P. S. If you like this sort of thing Sri has a spectacular instagram feed.
It’s a good thing I like to sew. I brought an ambitious amount of work to the Adirondacks with me, partly because it needed to get done and partly because I couldn’t decide what to leave behind – I wanted to do it all. I’ve been getting a ton done on my favorite porch, sewing for happy and peaceful hours and listening to the wind in the pines – it sounds almost too magical and mysterious to be real.
I love the big old house – it’s falling apart and has just the right amount of charm and creepy. I chose a couple of the things I’m working on and a few more glimpses of the place and it’s haunted corners to share.
And a little personal mending – I just can’t let them go….
She danced right in…..
It’s been almost 2 years since I’ve run into a perfect, ruined whisper of a gown. I haven’t been looking, and none have found me. Interests, fascinations have seasons I guess and I wondered if this particular season had faded away forever. This Edwardian lawn dress, perhaps a wedding dress, arrived last week – it has everything and just like that I am in love again.
There are particular qualities I look for in them – the lace is exquisite and the ideal scale for fancy little wedding birds – some of it is ruined by stains and tears but a great deal is in perfect condition. Looking for just this sort of lace is what sent me in search of a new /old gown a couple weeks ago. And there is so much more, the sheer cotton has worn to a silky sheen – it’s so thin and transparent it looks like it would disintegrate if you blew on it but it has a surprising amount of integrity and it makes the most perfect downy feathers for realistic birds, there is a subtle, lifelike iridescence. I’ve only come across it once or twice.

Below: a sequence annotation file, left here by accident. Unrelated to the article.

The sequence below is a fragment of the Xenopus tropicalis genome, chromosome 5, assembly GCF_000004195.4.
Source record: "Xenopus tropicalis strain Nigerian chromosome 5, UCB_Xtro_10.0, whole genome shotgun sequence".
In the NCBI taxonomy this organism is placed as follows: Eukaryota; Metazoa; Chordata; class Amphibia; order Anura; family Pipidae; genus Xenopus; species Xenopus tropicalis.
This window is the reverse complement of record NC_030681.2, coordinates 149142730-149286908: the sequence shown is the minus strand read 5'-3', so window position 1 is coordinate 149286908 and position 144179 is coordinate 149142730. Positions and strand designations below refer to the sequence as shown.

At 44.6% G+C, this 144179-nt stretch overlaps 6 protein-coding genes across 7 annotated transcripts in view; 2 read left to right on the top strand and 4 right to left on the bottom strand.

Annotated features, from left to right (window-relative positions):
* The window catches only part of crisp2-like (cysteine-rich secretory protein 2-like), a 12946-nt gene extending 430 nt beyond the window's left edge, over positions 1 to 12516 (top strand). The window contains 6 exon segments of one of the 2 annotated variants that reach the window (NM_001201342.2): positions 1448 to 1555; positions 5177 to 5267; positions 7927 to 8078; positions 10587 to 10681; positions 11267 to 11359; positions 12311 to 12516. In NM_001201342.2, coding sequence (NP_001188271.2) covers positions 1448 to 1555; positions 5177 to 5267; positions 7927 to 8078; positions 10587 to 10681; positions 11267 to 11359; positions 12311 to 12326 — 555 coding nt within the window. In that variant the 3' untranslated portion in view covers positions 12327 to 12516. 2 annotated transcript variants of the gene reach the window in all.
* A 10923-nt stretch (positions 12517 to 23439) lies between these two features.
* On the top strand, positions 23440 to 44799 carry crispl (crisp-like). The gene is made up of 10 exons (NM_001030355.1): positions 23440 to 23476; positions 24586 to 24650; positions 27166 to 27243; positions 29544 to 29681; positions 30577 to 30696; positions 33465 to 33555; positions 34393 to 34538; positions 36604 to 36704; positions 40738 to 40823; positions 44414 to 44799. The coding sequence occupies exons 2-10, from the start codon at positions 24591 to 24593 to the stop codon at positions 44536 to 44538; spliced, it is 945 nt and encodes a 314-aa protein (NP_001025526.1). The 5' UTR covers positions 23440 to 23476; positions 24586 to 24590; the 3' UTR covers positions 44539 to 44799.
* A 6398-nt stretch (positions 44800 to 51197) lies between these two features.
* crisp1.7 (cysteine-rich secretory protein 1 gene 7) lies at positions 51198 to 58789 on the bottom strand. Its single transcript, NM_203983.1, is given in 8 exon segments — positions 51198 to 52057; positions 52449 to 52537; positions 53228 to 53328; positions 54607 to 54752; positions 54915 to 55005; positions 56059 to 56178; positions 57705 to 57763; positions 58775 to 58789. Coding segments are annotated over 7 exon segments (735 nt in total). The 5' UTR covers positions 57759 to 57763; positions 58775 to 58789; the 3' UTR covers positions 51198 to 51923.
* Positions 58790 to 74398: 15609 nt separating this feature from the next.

And then there’s everything else, the sweetness, the romance, the heartache, the mystery, if she made a sound it would be a far away, off kilter music box playing Chopin. She had come all undone but I stitched and pinned her together for her last photo.
There have been books that have stayed with me, books that inspire me and make me curious, books I just love looking at- over and over again. I’ve chosen a few of those to share with you.
The first is by photographer Arthur Tress, Fish Tank Sonata. Flea market treasures – knickknacks – arranged in a fish-tank and photographed. I love his others too (Teapot Opera especially).
Next is The Grosset Treasury of Fairytails illustrated by Tadasu Izawa and Shigemi Hijikata. It’s a 3-D puppet book- one of many created by this team in Japan in the 70’s. They were magic for me then and they still are today.
Shadow Theaters and Shadow Films Is a stunningly illustrated instructional book by the master shadow puppeteer Lotte Reiniger. The scenes are magical and every composition is brilliant. You can find some of her shadow films on youtube – I love the scratchy worbly soundtracks.
The last two were gifts that I loved :
Julie Taymor – Playing With Fire by Eileen Blumenthal. It’s a huge book that chronicles the the history and work of artist and directorJulie Taymor – her beginnings, her process and sketches – a window into her thinking – her imagination is giant and her thinking is rigorous. I refer to this book regularly – especially when my thinking feels lazy.
Joseph Cornell: Shadowplay Eterniday – Essays by Lynda Roscoe Hartigan and Richard Vine. I love Cornell and his dreamlike, melancholy, poetic boxes, those precious objects and little worlds. This is another giant book with images of more than seventy-five boxes and collages, as well as images of the fascinating source material, his treasures.